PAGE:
Russian-Ukrainian conflict could slow travel resumption, experts say


Progress towards recovery in the international travel industry could be slowed by Russia’s invasion of Ukraine as the impact of the ruble’s collapse, flight suspensions and economic sanctions are felt, said experts.

The widely condemned invasion, which began on February 24, has reportedly created a cloud of uncertainty over the industry and is expected to impact Russian consumer spending.

Russia is the third largest source market for tourism in Dubai, according to Jaap Meijer, head of research at Arqaam Capital, and the second for the whole of the United Arab Emirates according to Vijay Valecha, chief investment officer of Century Financial. Russia is also the third largest source market for the Greater Middle East region.

Meijer said that the decline of the ruble against the dollar, which reached a new record low on Tuesday morning, as well as the collapse of the stock market, limits on foreign exchange and interest rates reaching 20% ​​in connection with sanctions imposed by Western countries, will all have an impact effect on Russian consumer spending.

“2022 was set to be a year of recovery for the travel industry hard hit by the pandemic. But Russia’s invasion of Ukraine may have slowed progress,” Valecha added.
After two years of disrupted travel due to ever-changing COVID-19 restrictions, airlines and tour operators are once again bracing for closed skies, cancellations and a cloud of uncertainty over international travel.

“More than 30 countries have so far closed their airspace to Russia, with Moscow reacting accordingly.”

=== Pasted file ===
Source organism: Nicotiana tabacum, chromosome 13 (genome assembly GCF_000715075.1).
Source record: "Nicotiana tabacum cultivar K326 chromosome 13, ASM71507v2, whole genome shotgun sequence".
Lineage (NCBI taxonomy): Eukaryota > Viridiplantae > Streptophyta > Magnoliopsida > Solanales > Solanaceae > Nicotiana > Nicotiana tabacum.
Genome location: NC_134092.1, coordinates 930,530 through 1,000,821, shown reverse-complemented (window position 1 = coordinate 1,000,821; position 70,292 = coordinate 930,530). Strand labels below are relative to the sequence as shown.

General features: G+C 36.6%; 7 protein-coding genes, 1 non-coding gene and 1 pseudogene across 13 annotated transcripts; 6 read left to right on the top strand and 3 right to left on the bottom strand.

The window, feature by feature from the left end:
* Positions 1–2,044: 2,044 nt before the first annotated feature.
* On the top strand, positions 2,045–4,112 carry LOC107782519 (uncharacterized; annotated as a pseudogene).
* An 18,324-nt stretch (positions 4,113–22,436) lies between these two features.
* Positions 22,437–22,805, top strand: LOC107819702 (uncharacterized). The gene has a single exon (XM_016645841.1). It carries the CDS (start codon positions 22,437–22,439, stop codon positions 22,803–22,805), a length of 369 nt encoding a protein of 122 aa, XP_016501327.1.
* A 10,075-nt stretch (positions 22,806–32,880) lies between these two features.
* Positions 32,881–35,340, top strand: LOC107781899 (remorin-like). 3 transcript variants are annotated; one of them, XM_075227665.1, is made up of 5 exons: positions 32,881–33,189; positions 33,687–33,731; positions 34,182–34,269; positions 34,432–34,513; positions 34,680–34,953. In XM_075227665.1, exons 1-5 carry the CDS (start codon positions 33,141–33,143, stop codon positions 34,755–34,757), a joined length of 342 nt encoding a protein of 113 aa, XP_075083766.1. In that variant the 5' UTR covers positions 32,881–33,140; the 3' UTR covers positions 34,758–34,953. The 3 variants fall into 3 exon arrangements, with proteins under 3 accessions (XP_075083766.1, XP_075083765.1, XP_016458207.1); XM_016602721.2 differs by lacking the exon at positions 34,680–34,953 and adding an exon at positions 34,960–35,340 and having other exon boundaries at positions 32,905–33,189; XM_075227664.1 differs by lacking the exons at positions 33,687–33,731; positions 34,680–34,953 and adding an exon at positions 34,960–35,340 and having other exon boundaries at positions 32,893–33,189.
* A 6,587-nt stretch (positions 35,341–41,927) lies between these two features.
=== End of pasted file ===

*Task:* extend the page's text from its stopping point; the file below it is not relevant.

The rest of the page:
Carriers will have to divert flights south, leading to longer travel times on some flights, he said, and continued economic sanctions involving flight cancellations will chill the Russian outbound market as Russians are uncertain about their ability to return home after travelling.

“This could have a medium-term impact on the tourism industry in the Middle East, as a significant part of Russians prefer the Gulf as a tourist location,” he said, adding that the bearish sentiment had set in. , which may take some time to fade. .

However, wealthy Russians are unlikely to be affected and could still travel to the Middle East, he said.

Online travel company Cleartrip said a sharp decline in inbound and outbound Russian tourism is to be expected, with companies that have huge exposure to the Russian market being particularly hard hit and the effects already seen on bookings and future routes.

“Businesses that rely heavily on Russian tourists will need to diversify and protect themselves from disproportionate exposure,” the company said.

(Reporting by Imogen Lillywhite; editing by Cleofe Maceda)
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